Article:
The sports agent side sort of writes itself and gives a slew of ready-purposed types who look so much worse than Jerry, starting with Beau Bridges and his promise (“And its stronger than oak”). On the relationship side, Crowe throws in some unconvincing slapstick (Kelly Preston as Jerry’s ex knocks him on his arse). There’s a divorce group meeting in Dorothy and her sister Laurel’s (Bonnie Hunt) house that suggests Crowe has been taking notes from When Harry Met Sally’s “Greek chorus” commentary.
Jerry’s marriage proposal admittedly sends the picture on a different-to-usual route (albeit, in the dramatic-romantic conflict realm, union-then-parting-the-reunion is part of the basic deal), but the key to this is believing in Jerry’s realisation that he does love Dorothy, and I don’t believe it. I believe Zellweger believes Dorothy believes it, and she does a commendable and unenviable job selling the movie’s romantic sincerity when her co-star is screaming “Fake!” (I’ve never been a great Renée advocate either, but rewatching this, I feel I may have misjudged her, if only on this occasion).
Tom, though, is about as sincere as his couchburst almost a decade later. Swallowing the movie’s message isn’t helped any by Crowe either, who loves laying it on with a trowel. He’ll underline in indelible marker every emotional cue (see how unhappy Jerry is in the wedding video!) And he has a music track for every occasion, often ones designed to overwhelm the picture, rather than simply complete it. He nurses an essentially sunny disposish, somewhere between a John Hughes for adults and a Joss Whedon for musos, rather than movie heads. He creates fantasy worlds, which is fine (or not so much, judging by the receptions of Elizabethtown and Aloha), but that means the casting has to click or the sugary dream dissolves in a cloud of choking aspartame.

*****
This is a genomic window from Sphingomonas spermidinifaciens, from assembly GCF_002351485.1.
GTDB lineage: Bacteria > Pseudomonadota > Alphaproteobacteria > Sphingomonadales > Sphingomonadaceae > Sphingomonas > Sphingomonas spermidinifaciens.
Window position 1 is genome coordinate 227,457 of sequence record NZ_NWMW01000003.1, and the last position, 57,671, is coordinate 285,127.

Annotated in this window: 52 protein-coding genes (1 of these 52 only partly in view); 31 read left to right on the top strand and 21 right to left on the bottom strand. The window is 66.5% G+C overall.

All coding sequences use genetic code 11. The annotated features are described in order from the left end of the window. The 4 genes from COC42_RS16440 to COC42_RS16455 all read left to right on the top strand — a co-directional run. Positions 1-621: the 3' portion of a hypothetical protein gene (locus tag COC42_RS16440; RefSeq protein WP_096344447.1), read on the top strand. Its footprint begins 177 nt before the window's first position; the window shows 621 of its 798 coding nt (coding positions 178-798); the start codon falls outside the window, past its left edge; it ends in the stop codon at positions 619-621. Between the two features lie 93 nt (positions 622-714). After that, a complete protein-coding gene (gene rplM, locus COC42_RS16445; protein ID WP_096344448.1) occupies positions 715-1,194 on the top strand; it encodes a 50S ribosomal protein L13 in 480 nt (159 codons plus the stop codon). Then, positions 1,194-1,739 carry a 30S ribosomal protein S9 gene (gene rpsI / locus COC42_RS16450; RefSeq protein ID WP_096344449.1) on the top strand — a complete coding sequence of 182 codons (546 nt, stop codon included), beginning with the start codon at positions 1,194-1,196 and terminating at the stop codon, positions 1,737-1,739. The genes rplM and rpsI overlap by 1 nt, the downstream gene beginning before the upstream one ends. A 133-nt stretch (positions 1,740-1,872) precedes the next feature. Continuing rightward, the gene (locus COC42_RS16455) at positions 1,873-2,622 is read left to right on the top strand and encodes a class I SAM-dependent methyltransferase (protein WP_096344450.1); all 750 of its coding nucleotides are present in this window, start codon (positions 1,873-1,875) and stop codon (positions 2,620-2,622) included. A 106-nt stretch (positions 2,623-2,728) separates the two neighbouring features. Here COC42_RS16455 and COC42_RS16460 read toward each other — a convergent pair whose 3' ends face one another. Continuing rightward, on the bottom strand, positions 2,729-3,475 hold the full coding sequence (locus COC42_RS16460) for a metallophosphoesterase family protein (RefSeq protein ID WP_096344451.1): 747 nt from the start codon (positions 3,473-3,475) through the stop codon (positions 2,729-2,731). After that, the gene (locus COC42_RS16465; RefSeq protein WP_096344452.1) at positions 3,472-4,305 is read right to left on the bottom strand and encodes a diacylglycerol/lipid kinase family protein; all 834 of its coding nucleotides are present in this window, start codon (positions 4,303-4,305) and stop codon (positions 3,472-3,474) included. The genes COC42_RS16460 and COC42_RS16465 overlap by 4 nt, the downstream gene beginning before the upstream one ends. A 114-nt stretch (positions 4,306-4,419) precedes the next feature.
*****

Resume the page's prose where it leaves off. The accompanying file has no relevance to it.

Which isn’t to say a less aspirational ride would have been the way to go. I don’t think Janeane Garofalo would have worked – too pithy – and definitely not Edward Burns – too lacking in an iota of charisma – but Jerry tests your Tom tolerance levels to the max. He’s basically Maverick redux.
Jerry Maguire’s deep vein of horrific sentiment/melodrama was obviously a rich seam, since Titanic surfaced the following year and did win the Oscar. If the picture’s presence in the race was completely out of place, it’s also merely part of the Academy’s history of recognising crowd pleasers to boost the ratings, something that has largely been forgotten in recent years. Regina King has obviously moved on some since 1996, now getting to hold forth wokely at the big event. Perhaps the most surprising thing here is that Janus Kamiński’s cinematography is mostly… fine? There are a couple of very blue scenes, but you might mistakenly conclude he was just a normal DP, not someone who’d lead the charge in the desecration of the visual arts over the next quarter of a century.
Jerry Maguire doesn’t do much for me, then. It certainly doesn’t complete me. It still visibly boasts those catchy lines and slickly sculpted highs and lows, but to repeat my mantra: to like Jerry Maguire you really have to like Tom Cruise.